Claremont Censors Professor for Quoting Mark Twain’s Huckleberry Finn

The courageous and decent hero of Mark Twain’s Huckleberry Finn is the black slave Jim. To censor this work because of its vocabulary, spectacularly misses Mark Twain’s point. How many of those who censor Huckleberry Finn have actually read Huckleberry Finn?

(p. A15) Claremont, Calif.

I teach at Claremont McKenna College, the No. 1-ranked liberal-arts college for free speech by the Foundation for Individual Rights and Expression. FIRE may need to consider its ratings.

On Oct. 4, 2021, my class discussed Plato’s “Republic” and his views about censorship. A student objected that Plato was mistaken about its necessity. Here in the U.S., she said, there is none. Someone brought up “Huckleberry Finn.” She replied, correctly, that removing a book from curriculums doesn’t constitute censorship. I pointed out that the case was more complicated. The book had also been removed from libraries and published in expurgated editions.

An international student asked me why. I told her, quoting Mark Twain’s precise language, which meant speaking the N-word.

. . .

. . ., the dean enlisted the help of both the department chairman and a co-director of the college’s Open Academy program—a resource center that describes its purpose as “to counter the forces that are pulling us apart with educational strategies that bring us together”—to ban me from teaching any required courses in the future, seemingly into perpetuity.

. . .

The administration’s behavior toward me and two similar cases in the literature department seem to show that CMC sets the bounds of faculty speech arbitrarily. This spring, a literature adjunct read aloud and asked students to discuss a passage from “The Color Purple” that contained the N-word. They complained. Ms. Antecol summoned the adjunct, who apologized and agreed to undergo recommended counseling. The professor submitted to re-education and training in critical race theory. Despite all this—and a glowing recommendation by the faculty member who observed her course—the class the adjunct was set to teach at CMC in the fall was abruptly canceled.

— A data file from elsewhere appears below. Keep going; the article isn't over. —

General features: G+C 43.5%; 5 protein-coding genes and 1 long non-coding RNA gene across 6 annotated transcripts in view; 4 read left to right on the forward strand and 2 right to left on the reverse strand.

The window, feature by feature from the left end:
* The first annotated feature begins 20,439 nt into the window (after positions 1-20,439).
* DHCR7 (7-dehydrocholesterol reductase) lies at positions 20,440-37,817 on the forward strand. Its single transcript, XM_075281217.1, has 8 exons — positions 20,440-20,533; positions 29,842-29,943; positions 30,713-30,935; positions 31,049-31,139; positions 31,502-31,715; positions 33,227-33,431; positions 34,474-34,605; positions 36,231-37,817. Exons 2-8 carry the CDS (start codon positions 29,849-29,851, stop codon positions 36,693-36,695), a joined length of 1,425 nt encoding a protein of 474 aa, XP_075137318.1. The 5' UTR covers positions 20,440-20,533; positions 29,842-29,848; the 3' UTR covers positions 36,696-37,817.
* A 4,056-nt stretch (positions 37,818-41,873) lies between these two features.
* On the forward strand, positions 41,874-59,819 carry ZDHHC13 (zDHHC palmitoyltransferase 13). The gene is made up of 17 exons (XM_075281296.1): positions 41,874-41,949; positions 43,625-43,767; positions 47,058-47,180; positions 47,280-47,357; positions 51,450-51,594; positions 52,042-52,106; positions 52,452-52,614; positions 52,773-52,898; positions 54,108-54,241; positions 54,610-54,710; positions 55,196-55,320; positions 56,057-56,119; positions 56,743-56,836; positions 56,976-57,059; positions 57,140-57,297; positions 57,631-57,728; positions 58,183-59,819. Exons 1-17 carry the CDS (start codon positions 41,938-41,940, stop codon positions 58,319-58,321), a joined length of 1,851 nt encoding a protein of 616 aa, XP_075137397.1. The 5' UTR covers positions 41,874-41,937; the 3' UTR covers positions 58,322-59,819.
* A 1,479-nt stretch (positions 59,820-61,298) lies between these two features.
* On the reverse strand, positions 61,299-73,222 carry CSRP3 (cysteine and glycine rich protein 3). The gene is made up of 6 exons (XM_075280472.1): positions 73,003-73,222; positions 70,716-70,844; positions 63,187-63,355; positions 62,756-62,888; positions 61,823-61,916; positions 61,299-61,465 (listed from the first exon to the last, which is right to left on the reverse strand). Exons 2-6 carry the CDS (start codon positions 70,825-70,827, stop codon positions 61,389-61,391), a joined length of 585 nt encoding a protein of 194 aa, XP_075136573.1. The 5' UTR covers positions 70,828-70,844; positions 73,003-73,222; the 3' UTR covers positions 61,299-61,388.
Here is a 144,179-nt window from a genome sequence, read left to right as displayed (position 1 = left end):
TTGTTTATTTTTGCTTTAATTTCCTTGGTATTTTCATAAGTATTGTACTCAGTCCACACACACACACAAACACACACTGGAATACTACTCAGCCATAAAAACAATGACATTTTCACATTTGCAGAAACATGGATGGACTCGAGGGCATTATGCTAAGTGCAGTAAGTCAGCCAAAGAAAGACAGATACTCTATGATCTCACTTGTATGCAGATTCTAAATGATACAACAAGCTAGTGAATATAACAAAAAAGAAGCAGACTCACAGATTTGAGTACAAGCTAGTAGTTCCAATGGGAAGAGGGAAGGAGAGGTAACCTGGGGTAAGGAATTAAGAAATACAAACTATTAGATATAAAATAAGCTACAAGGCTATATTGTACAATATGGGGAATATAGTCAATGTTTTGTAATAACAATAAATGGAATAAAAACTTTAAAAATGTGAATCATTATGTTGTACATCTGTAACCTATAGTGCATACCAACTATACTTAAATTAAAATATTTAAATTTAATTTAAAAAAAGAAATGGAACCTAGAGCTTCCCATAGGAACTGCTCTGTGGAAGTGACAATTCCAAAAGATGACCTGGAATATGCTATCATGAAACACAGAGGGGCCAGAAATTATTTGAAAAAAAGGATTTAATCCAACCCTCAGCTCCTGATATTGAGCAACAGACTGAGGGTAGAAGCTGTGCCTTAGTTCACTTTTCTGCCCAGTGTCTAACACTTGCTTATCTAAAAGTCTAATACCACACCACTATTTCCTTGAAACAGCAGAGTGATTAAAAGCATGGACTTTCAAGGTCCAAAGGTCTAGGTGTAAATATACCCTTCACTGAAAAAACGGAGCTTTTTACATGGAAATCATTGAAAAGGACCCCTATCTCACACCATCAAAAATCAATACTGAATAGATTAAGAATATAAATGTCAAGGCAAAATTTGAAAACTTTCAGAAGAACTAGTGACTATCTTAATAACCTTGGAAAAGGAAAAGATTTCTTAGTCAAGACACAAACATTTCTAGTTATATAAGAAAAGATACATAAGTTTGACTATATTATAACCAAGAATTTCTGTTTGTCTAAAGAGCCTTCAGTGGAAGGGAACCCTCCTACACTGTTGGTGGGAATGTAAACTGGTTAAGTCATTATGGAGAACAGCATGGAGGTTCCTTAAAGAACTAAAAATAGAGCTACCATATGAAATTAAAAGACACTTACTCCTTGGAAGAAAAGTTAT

When a tenured literature professor, who is also well-connected to the board of trustees and the media, committed a similar offense, he received no penalty. Last fall the professor assigned Robert Lowell’s poem “For the Union Dead,” which contains the N-word. When he played in class a recording of Lowell reading the poem, a student exploded, excoriating both author and teacher as old white men. The associate vice president for diversity and inclusion informed the professor by telephone, not in writing, that he was in the clear because he hadn’t himself read the forbidden word aloud in class.

The effects of the administration’s actions are disastrous and lasting. Students, already fearful to speak their minds, become even more so when they see that certain peers can veto the content of courses and conduct of teachers arbitrarily.

. . .

My job as a teacher is to oppose ignorance wherever it manifests itself. If a dean promotes the work of Daniele da Volterra, Pope Paul IV’s painter of fig leaves, I have no choice but to stand for the original of Michelangelo. And so must I stand for the original works of Mark Twain and Frederick Douglass, exactly as written by their authors. They deserve that, as do my students.

For the full commentary see:

Christopher Nadon. “Censorship at a Top College for Free Speech.” The Wall Street Journal (Tuesday, Aug. 23, 2022): A15.

(Note: ellipses added.)

(Note: the online version of the commentary has the date August 22, 2022, and has the same title as the print version.)

A thrifty edition of Mark Twain’s humane masterpiece is:

Twain, Mark. Adventures of Huckleberry Finn. Mineola, NY: Dover Publications, Inc., 1994 [1885].

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